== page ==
It’s taken me ten straight years of work to understand and overcome the traumatic events in my childhood and adolescents. I still work, every day, on remaining relaxed and calm. I have learned that your reality is yours, that your life is as you make it, and that much of everything is all in your head.
That doesn’t mean I don’t have triggers.
I do, it’s my family members.
I have stopped talking to everyone in my family, one by one. I believe them to all be trapped, mired in fear and anger and distrust of everything.
I can’t operate around that mentality, as much as I’d like to think that I might help them see that it’s all in their heads. I can’t. That’s for them to realize.
They will probably never understand why I stopped talking to them.
They will probably go on believing that I am crazy and idealistic.
They will probably continue to believe that it’s the end of the world and that there is nothing that can be done about it.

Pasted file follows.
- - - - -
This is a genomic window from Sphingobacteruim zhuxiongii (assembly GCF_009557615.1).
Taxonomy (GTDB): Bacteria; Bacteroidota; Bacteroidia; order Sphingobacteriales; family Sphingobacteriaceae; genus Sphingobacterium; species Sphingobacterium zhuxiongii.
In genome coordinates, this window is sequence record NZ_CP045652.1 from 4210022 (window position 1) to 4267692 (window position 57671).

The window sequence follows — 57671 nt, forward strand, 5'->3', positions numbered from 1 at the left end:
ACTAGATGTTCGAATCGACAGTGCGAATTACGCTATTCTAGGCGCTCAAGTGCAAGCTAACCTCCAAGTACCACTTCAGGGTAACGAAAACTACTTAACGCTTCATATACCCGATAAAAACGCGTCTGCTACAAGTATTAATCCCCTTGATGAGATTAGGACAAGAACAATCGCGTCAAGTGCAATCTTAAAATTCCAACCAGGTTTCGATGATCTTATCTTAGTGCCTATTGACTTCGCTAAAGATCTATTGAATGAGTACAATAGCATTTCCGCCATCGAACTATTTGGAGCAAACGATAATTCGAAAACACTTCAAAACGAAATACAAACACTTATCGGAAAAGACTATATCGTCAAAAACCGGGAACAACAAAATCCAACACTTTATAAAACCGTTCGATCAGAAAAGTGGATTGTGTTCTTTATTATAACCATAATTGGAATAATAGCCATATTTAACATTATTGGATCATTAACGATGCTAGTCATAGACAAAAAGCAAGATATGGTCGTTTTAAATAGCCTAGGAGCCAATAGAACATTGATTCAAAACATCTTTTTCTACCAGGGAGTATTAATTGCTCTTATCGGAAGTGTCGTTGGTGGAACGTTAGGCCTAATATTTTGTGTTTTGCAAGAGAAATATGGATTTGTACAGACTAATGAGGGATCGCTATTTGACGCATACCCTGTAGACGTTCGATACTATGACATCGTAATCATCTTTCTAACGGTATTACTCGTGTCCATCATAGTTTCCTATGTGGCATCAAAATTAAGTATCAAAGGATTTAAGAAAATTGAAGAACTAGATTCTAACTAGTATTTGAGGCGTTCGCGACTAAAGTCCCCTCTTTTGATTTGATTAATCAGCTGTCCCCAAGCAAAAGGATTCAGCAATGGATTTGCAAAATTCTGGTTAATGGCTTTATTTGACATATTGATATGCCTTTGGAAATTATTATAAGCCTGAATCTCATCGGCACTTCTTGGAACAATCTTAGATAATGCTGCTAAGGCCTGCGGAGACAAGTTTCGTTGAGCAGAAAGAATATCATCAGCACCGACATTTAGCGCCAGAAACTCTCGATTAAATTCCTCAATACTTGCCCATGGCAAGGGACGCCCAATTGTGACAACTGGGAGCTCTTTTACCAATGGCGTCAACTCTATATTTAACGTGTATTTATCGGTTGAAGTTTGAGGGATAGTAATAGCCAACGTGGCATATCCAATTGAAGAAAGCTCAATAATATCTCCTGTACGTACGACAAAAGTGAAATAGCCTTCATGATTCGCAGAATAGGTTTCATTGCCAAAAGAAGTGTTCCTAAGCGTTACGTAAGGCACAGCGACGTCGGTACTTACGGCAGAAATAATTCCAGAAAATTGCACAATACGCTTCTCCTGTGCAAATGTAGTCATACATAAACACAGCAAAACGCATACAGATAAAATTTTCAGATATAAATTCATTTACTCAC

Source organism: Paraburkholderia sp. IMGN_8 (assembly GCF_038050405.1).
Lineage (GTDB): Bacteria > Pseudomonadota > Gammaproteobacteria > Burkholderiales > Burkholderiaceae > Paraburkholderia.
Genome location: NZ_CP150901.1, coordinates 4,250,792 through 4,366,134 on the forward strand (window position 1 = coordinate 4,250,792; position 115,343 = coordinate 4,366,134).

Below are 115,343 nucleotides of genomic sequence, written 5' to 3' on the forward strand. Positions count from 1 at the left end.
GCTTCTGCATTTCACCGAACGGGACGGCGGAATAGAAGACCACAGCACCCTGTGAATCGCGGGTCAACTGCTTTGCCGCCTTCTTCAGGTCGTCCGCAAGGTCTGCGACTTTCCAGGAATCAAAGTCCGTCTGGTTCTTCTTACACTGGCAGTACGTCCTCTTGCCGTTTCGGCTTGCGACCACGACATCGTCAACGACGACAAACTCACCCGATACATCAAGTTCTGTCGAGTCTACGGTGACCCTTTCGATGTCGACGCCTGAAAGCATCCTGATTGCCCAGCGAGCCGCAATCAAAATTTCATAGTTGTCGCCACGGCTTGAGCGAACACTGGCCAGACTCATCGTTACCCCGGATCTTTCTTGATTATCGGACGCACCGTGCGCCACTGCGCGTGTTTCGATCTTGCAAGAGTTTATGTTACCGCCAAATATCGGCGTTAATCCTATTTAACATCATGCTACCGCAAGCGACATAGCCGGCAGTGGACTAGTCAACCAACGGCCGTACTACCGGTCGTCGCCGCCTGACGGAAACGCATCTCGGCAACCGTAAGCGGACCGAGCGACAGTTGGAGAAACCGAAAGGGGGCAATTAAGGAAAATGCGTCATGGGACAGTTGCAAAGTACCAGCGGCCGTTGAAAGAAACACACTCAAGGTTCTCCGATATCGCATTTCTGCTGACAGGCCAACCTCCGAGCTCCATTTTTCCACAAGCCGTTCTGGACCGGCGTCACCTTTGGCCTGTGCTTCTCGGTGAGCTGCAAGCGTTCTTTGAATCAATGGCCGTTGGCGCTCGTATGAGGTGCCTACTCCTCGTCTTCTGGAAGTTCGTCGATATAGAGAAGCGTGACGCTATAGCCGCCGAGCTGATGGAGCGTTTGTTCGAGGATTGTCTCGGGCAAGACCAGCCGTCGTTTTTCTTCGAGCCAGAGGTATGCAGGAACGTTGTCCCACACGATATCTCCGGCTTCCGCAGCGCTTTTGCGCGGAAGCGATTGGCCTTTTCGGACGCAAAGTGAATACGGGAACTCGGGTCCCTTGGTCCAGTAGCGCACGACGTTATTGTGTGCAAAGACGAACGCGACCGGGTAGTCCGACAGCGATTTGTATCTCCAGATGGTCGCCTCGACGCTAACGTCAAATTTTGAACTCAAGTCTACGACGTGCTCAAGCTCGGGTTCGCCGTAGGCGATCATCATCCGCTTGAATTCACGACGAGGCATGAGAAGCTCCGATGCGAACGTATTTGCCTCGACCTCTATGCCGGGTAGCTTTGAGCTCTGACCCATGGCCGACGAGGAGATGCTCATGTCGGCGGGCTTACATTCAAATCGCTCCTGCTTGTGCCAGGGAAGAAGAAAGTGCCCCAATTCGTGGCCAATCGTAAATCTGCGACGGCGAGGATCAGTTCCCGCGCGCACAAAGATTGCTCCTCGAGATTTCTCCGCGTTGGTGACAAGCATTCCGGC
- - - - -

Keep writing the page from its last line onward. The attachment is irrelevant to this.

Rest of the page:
I used to think that way too.
It’s hard to believe that your life can change, or that you can be happy, when you’ve always felt angry and frustrated. You want to lash out, make ugly faces, and try to make other people feel as badly as you are feeling. Most people don’t want to admit that they made mistakes, or that their parents made mistakes, because that would mean that they would need to re-evaluate their own behavior.
It would mean remembering things that are hard to remember; evaluating those memories objectively, and determining the damage that may have been done.
The next step is even harder.
Changing the mind to believe that things can be fine.
Not everything has to be a battle.
Not everything people say is a lie.
Not all conversations are arguments.
Sometimes help is just help, and not an insult to your ability to do it yourself.
All is well.
(Abra took this photo)